Dahle said she has spent the last seven years traveling across the north state with her husband, hearing the challenges of the district and building relationships with state stakeholders. She said she would seek more state money going toward local fire councils to reduce vegetation, improve public safety by partnering with local county sheriffs, and increase education investment.
“I have those relationships and frankly, I’ve watched Brian do it,” Dahle said of working in a Legislature with Democratic supermajorities. “When people like you as a person and you’re respectful to them, you can get a lot more done than throwing bombs and fighting.”
Jones, a Redding resident, has worked at a family-owned gun shop for 40 years and is a former Redding mayor and City Council member.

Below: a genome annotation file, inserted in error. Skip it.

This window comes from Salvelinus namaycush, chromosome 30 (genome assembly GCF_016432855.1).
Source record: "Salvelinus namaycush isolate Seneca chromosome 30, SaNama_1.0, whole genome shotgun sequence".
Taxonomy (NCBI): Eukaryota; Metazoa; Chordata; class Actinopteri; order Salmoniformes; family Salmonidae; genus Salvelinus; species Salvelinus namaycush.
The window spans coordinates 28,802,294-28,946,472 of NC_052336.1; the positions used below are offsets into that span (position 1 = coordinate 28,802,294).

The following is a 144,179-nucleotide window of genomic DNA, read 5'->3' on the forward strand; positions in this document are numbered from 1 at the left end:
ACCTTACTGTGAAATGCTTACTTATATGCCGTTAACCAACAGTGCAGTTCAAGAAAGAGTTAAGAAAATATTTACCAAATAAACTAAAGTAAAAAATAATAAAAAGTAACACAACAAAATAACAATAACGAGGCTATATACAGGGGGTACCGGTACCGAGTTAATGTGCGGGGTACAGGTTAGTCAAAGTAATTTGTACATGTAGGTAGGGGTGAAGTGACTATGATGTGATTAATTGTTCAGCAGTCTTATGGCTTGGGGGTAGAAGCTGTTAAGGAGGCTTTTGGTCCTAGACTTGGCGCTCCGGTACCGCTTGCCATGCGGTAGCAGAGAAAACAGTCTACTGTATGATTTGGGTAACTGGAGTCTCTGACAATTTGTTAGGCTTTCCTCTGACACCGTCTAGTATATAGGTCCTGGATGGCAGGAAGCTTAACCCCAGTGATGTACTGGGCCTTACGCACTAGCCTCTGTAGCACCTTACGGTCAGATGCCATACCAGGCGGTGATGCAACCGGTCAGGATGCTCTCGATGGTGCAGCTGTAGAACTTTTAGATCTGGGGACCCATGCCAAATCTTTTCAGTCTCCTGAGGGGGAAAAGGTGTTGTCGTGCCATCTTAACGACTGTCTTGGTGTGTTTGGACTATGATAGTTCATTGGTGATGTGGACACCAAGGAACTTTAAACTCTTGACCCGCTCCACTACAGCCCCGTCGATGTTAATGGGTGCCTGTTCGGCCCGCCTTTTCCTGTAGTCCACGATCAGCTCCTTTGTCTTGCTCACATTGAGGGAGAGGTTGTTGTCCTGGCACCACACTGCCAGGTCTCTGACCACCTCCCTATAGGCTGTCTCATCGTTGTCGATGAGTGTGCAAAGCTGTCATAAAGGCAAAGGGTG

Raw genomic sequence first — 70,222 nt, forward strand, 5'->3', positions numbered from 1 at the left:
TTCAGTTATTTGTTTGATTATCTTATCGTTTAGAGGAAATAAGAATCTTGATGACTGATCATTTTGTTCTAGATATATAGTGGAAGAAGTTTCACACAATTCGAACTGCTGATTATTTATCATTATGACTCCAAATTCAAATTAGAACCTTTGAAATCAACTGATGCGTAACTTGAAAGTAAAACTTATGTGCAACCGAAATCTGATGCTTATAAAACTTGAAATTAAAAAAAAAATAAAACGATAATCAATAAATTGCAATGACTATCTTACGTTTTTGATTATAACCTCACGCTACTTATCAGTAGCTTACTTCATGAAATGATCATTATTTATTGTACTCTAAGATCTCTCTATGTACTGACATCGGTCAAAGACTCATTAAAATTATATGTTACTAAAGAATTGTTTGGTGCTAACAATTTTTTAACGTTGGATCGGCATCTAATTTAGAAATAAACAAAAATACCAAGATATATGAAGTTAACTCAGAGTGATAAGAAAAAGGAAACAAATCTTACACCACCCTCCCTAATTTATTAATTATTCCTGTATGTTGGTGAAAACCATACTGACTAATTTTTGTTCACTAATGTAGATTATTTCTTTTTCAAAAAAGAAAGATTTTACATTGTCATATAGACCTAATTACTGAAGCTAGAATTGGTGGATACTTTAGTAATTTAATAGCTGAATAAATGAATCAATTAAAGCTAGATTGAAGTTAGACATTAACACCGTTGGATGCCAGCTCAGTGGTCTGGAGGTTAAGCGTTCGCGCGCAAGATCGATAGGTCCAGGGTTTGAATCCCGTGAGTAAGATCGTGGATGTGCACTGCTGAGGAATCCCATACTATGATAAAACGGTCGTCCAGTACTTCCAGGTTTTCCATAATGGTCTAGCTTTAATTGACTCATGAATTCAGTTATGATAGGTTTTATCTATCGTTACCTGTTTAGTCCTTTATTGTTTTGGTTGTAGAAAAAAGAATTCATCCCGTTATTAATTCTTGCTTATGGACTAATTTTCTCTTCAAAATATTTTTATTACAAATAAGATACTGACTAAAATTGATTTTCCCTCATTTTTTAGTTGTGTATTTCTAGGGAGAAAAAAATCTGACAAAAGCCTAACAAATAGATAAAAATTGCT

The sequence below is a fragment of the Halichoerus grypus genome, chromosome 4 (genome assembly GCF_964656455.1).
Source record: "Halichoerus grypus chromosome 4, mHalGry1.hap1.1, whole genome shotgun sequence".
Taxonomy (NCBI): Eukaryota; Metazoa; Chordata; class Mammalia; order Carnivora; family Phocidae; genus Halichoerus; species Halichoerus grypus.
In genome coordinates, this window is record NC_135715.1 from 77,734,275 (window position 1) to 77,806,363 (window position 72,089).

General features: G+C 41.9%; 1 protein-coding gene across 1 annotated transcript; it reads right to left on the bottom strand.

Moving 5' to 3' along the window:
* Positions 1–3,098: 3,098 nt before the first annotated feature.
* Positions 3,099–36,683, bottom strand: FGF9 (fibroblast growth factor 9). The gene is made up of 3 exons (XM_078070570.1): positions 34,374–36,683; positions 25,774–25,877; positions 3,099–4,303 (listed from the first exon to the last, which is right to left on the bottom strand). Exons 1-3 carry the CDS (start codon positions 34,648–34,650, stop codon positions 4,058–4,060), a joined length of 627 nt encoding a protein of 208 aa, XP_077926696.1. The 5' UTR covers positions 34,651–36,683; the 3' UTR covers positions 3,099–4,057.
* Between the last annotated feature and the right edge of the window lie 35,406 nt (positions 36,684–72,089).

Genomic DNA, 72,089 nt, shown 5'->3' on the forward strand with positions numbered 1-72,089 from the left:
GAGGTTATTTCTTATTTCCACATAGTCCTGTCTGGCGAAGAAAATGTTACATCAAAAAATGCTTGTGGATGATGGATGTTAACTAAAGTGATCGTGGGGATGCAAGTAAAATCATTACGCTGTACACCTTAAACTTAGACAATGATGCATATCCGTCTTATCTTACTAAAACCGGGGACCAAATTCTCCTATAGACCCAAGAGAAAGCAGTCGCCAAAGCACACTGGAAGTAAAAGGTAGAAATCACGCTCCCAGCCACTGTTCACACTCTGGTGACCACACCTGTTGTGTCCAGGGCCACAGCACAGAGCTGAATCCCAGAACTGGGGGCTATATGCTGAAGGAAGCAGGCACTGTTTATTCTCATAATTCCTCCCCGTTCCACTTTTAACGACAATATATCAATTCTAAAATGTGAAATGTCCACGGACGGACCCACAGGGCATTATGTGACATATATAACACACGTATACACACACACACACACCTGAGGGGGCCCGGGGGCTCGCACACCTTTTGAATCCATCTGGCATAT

Jones said that unfunded pensions is “one of the biggest issues for counties” in California, and believes that because there is support among both Democrats and Republicans on the issue, he can help fully fund them. He also advocates for thinning forests to reduce wildfire risk and improve local watersheds, and for protecting Second Amendment rights.
“We know in the Assembly that you can’t pass any bill without bipartisan support, but there is a time to do it (and) a time to not give in compromise,” Jones said. Residents “want someone to fight for them for what is important for each county.”
Rickard, a Shasta County resident, worked as a field representative for former state Sen. Ted Gaines’ District 1 office in Redding. He also was a campaign intern for former Redding Mayor Brent Weaver, and is a member of the Wintu tribe.
Rickard said he would push for more funding for police officers and local jails, creating statewide mental health programs to address homelessness, and establishing fire prevention strategies for cities similar to Paradise, which was mostly destroyed last year during the Camp Fire, the deadliest wildfire in California history.